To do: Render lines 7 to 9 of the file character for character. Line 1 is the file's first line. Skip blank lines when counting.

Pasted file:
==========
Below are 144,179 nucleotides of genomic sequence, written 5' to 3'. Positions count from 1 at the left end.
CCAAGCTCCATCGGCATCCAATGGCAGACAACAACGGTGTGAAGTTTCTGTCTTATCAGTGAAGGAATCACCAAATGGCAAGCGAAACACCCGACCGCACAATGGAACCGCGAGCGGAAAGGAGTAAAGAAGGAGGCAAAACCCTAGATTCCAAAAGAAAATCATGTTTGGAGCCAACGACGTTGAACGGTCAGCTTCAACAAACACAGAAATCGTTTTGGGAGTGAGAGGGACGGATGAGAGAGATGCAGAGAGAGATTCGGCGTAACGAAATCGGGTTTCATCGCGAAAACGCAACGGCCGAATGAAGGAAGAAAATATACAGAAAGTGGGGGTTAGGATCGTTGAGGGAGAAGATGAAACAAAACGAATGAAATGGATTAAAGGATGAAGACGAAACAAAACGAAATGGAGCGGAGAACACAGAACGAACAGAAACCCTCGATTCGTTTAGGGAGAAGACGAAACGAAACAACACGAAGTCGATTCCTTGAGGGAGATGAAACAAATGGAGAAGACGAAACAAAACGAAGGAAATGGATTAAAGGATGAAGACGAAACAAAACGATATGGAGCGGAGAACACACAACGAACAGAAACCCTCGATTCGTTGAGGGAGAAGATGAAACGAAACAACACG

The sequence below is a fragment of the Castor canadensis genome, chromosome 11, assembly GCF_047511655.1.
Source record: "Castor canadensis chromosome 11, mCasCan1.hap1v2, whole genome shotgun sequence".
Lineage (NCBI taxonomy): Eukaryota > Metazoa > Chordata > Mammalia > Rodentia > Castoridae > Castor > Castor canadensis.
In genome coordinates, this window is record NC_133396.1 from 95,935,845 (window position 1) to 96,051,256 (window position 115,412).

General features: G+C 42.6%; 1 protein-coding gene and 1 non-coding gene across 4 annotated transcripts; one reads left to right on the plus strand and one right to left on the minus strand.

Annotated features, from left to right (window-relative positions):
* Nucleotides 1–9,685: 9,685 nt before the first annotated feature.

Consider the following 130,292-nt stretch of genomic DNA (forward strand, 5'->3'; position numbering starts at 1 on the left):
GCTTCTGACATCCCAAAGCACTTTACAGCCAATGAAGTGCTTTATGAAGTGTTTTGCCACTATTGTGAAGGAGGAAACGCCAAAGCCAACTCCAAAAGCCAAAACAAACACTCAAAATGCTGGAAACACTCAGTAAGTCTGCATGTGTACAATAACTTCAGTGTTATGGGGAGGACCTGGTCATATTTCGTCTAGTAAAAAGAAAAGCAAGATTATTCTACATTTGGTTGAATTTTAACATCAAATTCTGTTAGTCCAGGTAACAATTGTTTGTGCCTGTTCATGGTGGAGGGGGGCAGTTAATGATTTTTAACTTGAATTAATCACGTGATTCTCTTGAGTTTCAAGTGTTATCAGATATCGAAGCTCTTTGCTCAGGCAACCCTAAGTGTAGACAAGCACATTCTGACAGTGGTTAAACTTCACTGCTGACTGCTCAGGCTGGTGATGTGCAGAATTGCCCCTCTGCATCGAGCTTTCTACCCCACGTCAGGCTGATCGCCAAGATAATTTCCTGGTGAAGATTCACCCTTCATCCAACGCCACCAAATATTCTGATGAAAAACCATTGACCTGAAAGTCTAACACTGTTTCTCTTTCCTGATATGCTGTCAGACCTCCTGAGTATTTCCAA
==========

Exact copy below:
General features: G+C 42.6%; 1 protein-coding gene and 1 non-coding gene across 4 annotated transcripts; one reads left to right on the plus strand and one right to left on the minus strand.

Annotated features, from left to right (window-relative positions):
* Nucleotides 1–9,685: 9,685 nt before the first annotated feature.